Tuesday, September 18, 2012

the disconnect

Cable = Most Important Word in the Merrimack Valley
It's been a couple of weeks now since "the disconnect" and the post-disconnect analysis is in full swing.Today's Eagle Tribune has an article about the aftermath: "Something that valuable has to be secured." The Town of North Andover is reflecting on what happened and planning for how to cope with the next great disconnect. So here I am finally getting around to finishing the post I started about it.

For a few days at the end of August I had no Internet, phone, or TV here at the edge of the universe. Turns out lots of people in Lawrence and North Andover were in the same boat. A homeless man’s mattress caught on fire. The flaming mattress was under a bridge over the Merrimack River -- the bridge where Verizon's conduits, packed with copper wires and fiber optic cables, also cross the Merrimack. The burning mattress took down the backbone of Verizon’s network for this region. The outage mainly affected the Merrimack Valley, but it even touched cities as far away as Gloucester.
NECN Truck Covering the Story


Yes folks, the Interwebz still depends on wires. Yes, ATMs and credit card processors and frequent buyer rewards points at Panera Bread and a whole host of other services we take for granted depend on wires. Melted plastic conduits under a bridge disconnected thousands of people. Everybody from Good Day Cafe to the Lowell Spinners felt the effects. This outage shut down the Registry of Motor Vehicles in Lawrence and Wilmington. The Eagle Tribune had an article asking "How vulnerable are we?" 
Verizon Trucks Lined Up Along the North Canal


The answer, I'm afraid, is that we're way more vulnerable than we think we are. Most of us never think about the infrastructure that supports communications.  We tend not to think of the Internet as a physical thing. What few people using their smart phones, WiFi, and their computers realize is that their calls and data still travels through wires - copper cables and fiber cables. Yup, there's still a lot of copper cable out there. Many members of the Connected Generation (OK, and their elders too maybe -- if they're not techies or telecoms people) think their voice or data travels through the air to a cell tower and  then through air to another cell phone. The towers are connected by wires -- either copper or fiber cable.  And yes, the great disconnect affected cellular coverage too.

More Verizon Trucks Along the North Canal
I had recently started reading Tubes: A Journey to the Center of the Internet by Andrew Blum, so found both synchronicity and irony in the great disconnect. Blum talks about how he hadn't really thought about the Internet infrastructure until a squirrel chewed through the wires at his Brooklyn apartment and his WiFi went out. A squirrel inspired him to explore where the Internet cable outside his house actually goes.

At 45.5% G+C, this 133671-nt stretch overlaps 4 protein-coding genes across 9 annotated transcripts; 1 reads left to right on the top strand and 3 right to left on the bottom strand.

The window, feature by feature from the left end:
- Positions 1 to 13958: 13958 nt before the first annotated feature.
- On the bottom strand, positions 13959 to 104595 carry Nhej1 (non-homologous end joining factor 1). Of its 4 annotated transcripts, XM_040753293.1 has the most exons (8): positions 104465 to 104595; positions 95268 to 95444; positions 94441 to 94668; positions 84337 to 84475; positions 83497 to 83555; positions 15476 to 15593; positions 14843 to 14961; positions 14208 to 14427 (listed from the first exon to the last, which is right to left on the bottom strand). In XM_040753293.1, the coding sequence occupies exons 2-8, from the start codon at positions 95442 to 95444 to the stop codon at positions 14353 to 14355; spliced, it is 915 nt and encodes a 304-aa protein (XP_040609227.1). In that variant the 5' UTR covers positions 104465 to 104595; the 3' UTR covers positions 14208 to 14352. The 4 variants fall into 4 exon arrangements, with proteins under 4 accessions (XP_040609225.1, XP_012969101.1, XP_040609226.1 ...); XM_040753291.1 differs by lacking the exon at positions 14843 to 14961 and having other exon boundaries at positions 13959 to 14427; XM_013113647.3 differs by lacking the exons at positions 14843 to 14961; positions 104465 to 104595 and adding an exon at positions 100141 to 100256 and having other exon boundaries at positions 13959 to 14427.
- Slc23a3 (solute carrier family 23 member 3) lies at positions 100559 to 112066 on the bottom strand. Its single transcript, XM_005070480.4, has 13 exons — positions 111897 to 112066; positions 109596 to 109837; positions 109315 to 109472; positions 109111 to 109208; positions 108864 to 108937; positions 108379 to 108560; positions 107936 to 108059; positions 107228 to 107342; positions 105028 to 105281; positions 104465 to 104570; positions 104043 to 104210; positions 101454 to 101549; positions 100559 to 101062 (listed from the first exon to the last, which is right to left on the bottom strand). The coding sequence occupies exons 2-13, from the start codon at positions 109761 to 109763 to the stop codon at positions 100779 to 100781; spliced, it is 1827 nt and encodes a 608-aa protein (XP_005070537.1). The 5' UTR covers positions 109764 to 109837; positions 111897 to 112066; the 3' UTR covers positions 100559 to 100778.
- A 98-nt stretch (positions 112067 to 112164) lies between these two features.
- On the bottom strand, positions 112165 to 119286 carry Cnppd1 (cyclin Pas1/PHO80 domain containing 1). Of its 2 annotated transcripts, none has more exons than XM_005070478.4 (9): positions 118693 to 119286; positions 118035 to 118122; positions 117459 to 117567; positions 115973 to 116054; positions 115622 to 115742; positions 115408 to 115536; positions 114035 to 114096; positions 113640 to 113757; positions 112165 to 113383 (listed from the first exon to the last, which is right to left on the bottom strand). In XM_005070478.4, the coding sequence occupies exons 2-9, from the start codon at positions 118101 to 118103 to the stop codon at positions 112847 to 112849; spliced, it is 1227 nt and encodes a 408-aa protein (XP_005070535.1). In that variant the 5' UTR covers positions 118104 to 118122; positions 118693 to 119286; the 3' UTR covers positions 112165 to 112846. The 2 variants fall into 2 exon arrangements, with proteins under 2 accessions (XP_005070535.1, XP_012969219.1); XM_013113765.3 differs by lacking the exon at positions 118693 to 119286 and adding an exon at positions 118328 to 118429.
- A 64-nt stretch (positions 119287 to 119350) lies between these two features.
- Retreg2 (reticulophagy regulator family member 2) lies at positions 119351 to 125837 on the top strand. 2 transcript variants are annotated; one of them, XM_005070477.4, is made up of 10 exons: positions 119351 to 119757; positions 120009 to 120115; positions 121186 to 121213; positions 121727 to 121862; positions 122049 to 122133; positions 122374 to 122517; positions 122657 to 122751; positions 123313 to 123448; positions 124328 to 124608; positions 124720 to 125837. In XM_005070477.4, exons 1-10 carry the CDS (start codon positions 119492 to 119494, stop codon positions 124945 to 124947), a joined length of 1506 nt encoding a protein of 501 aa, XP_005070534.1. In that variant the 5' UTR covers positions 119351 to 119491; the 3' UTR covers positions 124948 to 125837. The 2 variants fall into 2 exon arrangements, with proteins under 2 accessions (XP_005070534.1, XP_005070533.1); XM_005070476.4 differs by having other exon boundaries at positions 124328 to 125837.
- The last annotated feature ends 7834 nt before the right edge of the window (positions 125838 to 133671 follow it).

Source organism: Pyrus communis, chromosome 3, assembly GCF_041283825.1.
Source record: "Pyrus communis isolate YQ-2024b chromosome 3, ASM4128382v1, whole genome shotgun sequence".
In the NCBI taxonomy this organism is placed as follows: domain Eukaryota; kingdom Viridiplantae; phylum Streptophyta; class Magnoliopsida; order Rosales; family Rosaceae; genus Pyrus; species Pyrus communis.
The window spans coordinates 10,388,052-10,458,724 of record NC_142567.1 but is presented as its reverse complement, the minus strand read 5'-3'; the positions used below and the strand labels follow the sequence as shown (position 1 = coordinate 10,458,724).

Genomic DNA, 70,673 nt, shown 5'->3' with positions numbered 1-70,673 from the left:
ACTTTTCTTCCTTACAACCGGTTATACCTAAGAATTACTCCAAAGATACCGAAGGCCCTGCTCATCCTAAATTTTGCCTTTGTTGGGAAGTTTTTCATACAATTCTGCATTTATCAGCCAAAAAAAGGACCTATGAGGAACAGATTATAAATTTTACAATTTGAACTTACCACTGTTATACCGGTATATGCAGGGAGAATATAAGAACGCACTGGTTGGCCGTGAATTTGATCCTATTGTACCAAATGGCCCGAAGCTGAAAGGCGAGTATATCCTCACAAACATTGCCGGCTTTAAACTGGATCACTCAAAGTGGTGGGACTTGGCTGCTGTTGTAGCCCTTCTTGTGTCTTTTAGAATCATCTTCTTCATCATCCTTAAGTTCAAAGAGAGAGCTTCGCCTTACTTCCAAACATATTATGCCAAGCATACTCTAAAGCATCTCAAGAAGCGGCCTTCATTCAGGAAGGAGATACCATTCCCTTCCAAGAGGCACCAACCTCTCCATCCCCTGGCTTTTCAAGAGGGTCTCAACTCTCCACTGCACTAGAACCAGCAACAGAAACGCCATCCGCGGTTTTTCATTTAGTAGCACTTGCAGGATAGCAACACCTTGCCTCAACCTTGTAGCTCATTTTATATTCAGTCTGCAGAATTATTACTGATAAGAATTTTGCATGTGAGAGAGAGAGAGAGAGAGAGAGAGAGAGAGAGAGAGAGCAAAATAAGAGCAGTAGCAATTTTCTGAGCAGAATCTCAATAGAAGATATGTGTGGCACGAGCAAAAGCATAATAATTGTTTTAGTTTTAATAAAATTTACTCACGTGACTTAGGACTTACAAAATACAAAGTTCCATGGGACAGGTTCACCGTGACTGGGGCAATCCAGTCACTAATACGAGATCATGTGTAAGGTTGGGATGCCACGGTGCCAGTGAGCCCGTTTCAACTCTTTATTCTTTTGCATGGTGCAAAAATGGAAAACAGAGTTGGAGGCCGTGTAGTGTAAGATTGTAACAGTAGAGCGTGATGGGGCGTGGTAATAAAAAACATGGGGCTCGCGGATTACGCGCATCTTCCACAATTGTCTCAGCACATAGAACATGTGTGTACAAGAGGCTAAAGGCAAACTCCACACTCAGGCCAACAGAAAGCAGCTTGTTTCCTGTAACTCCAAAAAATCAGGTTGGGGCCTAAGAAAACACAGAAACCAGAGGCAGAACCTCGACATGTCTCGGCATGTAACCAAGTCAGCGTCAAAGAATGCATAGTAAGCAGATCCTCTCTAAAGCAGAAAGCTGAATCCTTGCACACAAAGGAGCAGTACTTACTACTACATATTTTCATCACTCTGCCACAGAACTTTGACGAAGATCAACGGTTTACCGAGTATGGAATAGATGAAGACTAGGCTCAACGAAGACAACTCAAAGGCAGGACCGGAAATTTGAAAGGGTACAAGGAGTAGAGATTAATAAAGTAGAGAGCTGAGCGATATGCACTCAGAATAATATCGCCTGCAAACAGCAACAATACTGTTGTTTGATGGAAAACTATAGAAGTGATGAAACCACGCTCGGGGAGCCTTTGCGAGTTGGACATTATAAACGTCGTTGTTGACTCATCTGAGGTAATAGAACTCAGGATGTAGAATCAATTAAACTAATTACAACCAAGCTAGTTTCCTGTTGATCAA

Well, now I know that the FiOS cable to/from my house crosses the Merrimack River under the Central Bridge in Lawrence. It was a nice day for a walk and without Internet I couldn't work, so I grabbed my camera and went for a long walk.  There's nothing like an excuse to photograph the historic buildings and canals of Lawrence, not to mention the Great Stone Dam. The views of the mill buildings from the Central Bridge are excellent and there's a walkway along the North Canal.

Tight Quarters Under the Bridge
There were Verizon trucks everywhere. They were lined up along the canal. They were under the bridge. There were two or three of them in front of me at every stop light. Additional trucks from Phoenix Communications were there with huge rolls of fiber optic cable. As I walked across the bridge and along the canal, I ran into a few Verizon workers who had been working around the clock to bring back service. Real people fixing physical things in the material world. I made a point of thanking them for their hard work. The folks splicing cables under the bridge are not the ones who didn't plan for redundancy and security.

There are parallels here to both the National Grid response to the October snowstorm last year (power out for over 5 days  at my place -- longer other places) and to the Heroku outage on top of the AWS outage caused by the violent thunderstorms in Virginia. Insufficient redundancy and "cloud on top of cloud" architecture assume that nothing physical will ever break.  Guess what? Things break. Weather knocks down trees and takes out power. Flaming mattresses melt PVC conduits. We need to plan for that. In the olden days of the Ma Bell monopoly, they actually did plan for weather and disasters and they had a goal of 99.999% reliability.  While I definitely don't think we need a monopoly like that ever again, we do need more attention to reliability and contingency planning. We also need a whole lot more communication among the various owners of all the pieces that make up the Internet infrastructure.

While I was incommunicado, the sun rose and set a couple of times, the Red Sox lost a couple of games, my cousin Stephan and his lovely wife Lisa welcomed their new son to the world, water flowed over the Great Stone Dam, cormorants stood on rocks in the Merrimack to dry their wings,  and cedar waxwings flitted past the window of Three Dogz Diner in the physical world. Mountains and rivers remain.

Fiber Optics Experts
Verizon Truck Next to Canal



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